The Age of George III
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After the end of the French Wars, it became increasingly clear that England was suffering from great social, economic and political upheavals. Many of these problems would have occurred eventually but had been speeded up by the effects of the French Wars on the country. Most of the major changes were the direct result of the French Wars. Others came from natural growth and change.
There was a shift in the stratification of society from vertical to horizontal. This led to a dying of the system of paternalism and deference on which rural society was conducted. At the same time there was a marked growth of insanitary towns and a rapid development of factories.
The people wanted democracy but the government refused reform because of lasting fears of revolution, as had happened in France in 1789. This conflict of desires led to the Reform Act campaign in 1830.
This was one result of the acceleration of the economy, partly caused by the French Wars. The increasing use of machines, the spread of steam power and the growth of factories led to the growth of a new class of workers. The artisan/craftsman class began to die out and a working class started to emerge. These people were those who lived and worked collectively, having no control over production. They were the wage-earners dealing with partial not total production, having few rights of their own. The post-war period also saw the growth of a middle class and capitalist class. "Capitalist" still meant someone who had capital (cash). There were no political connotations for the word, as yet.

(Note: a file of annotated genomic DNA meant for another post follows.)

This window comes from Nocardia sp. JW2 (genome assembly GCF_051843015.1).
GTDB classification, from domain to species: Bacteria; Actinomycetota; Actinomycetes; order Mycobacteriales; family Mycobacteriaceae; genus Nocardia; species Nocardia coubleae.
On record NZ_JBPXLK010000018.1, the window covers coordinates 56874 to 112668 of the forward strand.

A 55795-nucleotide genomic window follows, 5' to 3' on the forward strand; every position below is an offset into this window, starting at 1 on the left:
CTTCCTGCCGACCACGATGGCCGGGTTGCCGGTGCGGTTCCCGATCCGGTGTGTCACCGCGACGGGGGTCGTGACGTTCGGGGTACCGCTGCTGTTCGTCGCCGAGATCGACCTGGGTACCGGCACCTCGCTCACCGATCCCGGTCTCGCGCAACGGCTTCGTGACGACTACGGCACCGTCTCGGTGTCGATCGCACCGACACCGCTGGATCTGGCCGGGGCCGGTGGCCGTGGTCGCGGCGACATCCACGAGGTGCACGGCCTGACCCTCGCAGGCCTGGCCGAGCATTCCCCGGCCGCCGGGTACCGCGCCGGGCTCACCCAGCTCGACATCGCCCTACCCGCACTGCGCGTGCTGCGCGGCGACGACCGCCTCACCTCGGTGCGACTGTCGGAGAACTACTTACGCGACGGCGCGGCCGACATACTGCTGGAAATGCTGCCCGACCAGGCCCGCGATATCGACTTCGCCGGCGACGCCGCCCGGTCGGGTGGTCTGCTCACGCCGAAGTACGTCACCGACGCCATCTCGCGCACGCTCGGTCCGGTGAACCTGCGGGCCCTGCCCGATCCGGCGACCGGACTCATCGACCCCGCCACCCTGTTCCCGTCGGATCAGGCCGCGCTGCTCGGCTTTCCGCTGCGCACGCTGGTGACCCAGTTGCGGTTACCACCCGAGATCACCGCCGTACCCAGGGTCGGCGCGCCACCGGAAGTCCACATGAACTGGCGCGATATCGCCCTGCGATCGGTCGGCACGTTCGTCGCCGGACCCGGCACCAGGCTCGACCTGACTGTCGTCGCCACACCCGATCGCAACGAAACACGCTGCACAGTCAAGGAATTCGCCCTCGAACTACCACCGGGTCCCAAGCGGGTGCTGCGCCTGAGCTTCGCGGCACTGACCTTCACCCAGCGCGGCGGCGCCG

These laws were still on the Statute Books, so there were no safety valves for the working classes' complaints and demands. The new working classes lived in hostile and bewildering conditions and as 'hands' were merely part of the machine.
These were the working class and middle class. The middle classes were a capitalist bourgeoisie: the factory owners, merchants, bankers and bosses who had great wealth but little social and political status. This was because they were unable to vote and/or become MPs because they did not own the required amount of land. Sufficient French ideas of democracy and liberty remained for the new groups to demand reform. However, society had changed. The type of person owning and producing wealth, and even the type of wealth had changed but traditional Eighteenth Century politicians still ruled England: the country gentry and landed aristocracy. There was no systematic reform of parliament - or any other systematic reform, for fear of revolution.
In the 1780s the monarchy was a force to be reckoned with. George III had learned how to work with parliament and was able to rule as well as reign. By 1815 the position and powers of monarchy were in a state of flux. George III was old and he had been in a state of almost permanent mental instability since 1810. He had become an empty embodiment of an institution, and no force in politics. In 1811 his eldest son George, Prince of Wales, had become Regent. Unfortunately, the family of George III was very unpopular.